I Engine mounts seldom require attention, but broken or deteriorated mounts should be replaced immediately or the added strain placed on the driveline components may cause damage or wear.
Refer to illustrations 19.4a and 19.4b
18.6 Drive the new seal into the retainer with a section of pipe, if you have one large enough don’t cock the seal in the retainer 6 tion) eter 7 clean a block of wood or - make sure you bore 2 During the check, the engine must be raised stightty to remove the weight from the mounts. 3 Raise the vehicle and support it securelyon jackstands, then position a jack under the engine oil pan. Place a large block of wood between the jack head and the oil pan, then carefully raise the engine just enough to take the weight off the mounts. Warning: DO NOTplace anypartofyour
Drive the new seal into the retainer with a block of wood (see illustraor a section of pipe slightly smaller in diameter than the outside diamof the seal. Lubricate the crankshaft seal journal and the lip of the new seal with engine oil. Position a new gasket on the engine block.
body under the engine when it’s supported only by a jack! 4 Check the mount insulators (see illustrations) to see if the rubber is
cracked, hardened or separated from rubber will split right down the center. the metal plates. Sometimes the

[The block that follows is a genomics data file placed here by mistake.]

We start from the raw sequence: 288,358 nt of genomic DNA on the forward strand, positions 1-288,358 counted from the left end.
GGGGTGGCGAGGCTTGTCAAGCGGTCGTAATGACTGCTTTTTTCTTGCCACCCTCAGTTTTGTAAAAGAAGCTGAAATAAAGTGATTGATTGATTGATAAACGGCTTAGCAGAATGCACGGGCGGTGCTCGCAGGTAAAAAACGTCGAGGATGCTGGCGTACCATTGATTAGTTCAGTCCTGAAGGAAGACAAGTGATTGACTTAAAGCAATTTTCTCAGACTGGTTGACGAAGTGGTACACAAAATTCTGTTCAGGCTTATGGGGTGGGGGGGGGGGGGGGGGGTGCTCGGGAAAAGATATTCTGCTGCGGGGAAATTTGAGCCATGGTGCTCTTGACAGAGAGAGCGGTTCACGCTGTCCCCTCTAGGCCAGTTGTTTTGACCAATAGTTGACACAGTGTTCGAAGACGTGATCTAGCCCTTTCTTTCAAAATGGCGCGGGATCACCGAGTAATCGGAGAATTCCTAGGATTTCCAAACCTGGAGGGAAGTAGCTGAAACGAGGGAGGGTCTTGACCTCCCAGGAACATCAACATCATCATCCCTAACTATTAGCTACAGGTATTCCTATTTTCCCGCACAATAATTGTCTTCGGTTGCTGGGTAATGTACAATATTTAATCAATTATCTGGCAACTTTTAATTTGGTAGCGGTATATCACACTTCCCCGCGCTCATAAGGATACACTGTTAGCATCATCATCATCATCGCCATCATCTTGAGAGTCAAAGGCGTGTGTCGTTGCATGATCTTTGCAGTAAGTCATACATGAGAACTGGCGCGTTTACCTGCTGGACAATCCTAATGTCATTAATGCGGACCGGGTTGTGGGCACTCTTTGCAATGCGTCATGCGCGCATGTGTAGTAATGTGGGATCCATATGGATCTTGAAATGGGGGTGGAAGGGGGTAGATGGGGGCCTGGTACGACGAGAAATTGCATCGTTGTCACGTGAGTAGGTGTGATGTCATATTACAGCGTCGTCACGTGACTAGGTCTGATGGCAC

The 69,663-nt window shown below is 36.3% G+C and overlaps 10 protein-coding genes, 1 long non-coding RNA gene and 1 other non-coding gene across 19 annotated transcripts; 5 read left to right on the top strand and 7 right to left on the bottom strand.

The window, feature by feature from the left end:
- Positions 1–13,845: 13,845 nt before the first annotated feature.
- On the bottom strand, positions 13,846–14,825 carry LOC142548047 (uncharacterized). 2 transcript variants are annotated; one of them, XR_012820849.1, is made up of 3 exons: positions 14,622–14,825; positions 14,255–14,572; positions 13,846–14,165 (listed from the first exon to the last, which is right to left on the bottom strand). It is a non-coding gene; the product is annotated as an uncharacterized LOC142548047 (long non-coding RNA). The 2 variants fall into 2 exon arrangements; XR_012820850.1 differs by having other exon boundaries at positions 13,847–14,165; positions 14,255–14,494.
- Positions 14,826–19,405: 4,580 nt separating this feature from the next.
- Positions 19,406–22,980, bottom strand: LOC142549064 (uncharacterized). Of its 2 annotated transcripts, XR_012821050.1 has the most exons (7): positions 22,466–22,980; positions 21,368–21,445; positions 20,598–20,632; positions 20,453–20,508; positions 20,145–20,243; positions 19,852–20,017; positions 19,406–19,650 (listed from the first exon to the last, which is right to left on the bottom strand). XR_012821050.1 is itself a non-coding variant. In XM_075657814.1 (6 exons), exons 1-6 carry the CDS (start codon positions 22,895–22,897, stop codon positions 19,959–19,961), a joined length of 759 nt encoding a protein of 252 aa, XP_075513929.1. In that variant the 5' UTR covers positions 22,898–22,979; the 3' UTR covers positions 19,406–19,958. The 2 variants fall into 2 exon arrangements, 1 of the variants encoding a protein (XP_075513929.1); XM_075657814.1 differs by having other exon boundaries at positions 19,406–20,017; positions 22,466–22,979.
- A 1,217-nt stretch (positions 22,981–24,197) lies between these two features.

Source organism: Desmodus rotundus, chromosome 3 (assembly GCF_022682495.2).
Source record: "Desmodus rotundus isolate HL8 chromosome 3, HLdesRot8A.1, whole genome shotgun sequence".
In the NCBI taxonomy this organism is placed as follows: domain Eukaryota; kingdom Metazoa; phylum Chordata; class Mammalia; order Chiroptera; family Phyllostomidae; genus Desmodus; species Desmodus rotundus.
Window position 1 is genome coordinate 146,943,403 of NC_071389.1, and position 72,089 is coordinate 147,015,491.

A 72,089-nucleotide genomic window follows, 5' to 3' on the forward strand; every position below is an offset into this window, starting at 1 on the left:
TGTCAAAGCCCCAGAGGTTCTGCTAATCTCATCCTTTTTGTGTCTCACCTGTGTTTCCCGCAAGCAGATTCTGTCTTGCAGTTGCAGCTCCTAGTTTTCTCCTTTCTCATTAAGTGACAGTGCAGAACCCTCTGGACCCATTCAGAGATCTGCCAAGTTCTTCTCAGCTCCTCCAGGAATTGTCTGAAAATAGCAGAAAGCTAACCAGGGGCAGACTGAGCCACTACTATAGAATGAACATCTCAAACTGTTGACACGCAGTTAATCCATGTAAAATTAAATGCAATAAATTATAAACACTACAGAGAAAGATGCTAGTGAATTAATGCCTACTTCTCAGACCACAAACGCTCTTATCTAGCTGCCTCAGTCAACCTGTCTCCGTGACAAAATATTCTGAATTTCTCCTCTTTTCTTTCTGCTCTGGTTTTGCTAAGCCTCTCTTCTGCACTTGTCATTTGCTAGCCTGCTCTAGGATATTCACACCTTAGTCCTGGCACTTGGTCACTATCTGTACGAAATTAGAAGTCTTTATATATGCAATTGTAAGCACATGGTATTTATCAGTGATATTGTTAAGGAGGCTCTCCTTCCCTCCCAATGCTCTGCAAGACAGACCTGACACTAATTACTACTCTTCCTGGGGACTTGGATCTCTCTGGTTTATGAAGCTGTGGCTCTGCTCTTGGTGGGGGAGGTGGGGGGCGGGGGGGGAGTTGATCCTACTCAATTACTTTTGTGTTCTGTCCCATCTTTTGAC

view of the engine on the pick-up
18 I9 20 27
Gear shift assembly Driveshaft Number 2 crossmember Engine and transmission assembly
Chapter 2 Part A 2.6L four-cylinder engine
2 3 4
view of the engine mounts (typical) on the Raider
5 6 7 8 Transfer mounting insulator Transfer mounting bracket Number 2 crossmember Engine mounting rear insulator
Heat shield Front insulator stopper Engine mounting front insulator Plate
the mount (note the alignment
the roll restrictor
5 Check for relative movement between the mount plates and the engine or frame (use a large screwdriver or prybar to attempt to move the mounts). If movement is noted, lower the engine and tighten the mount fasteners. 6 Rubber preservative should be applied to theinsulators to slow deterioration.
Refer to illustrations 19.8a, 19.8b and 19.8~ 7 Disconnect the negative battery cable from the battery, then raise the vehicle and support it securely on jackstands (if not already done). 8 Remove the fasteners and detach the mount from the frame bracket
9 Raise the engine slightly with a jack or hoist. Remove the insulatorto-engine bolts and detach the insulator. IO Installation is the reverse of removal. Use thread locking compound on the mount bolts and be sure to tighten them securely.
the motor mount brackets
Chapter 2 Part A
2.6L four-cylinder engine
Before tightening the roll restrictor, check clearance inch [lO.O mm]) and clearance B (0.3 inch f7.5 mm])
Don’t tighten the engine mounts until the correct clearance has been attained
Front insulator RON restrictor 3 4 Heat deflection plate Roll restrfctor (Canada)
11 When installing the roll restrictor to the front insulator, adjust the clearance between the roll restrictor and the side of the insulator (see illustra-
12 Position the roll restrictor and leave the nut loose clearance (see illustration) has been attained. 13 Tighten all the engine mounts securely. until the correct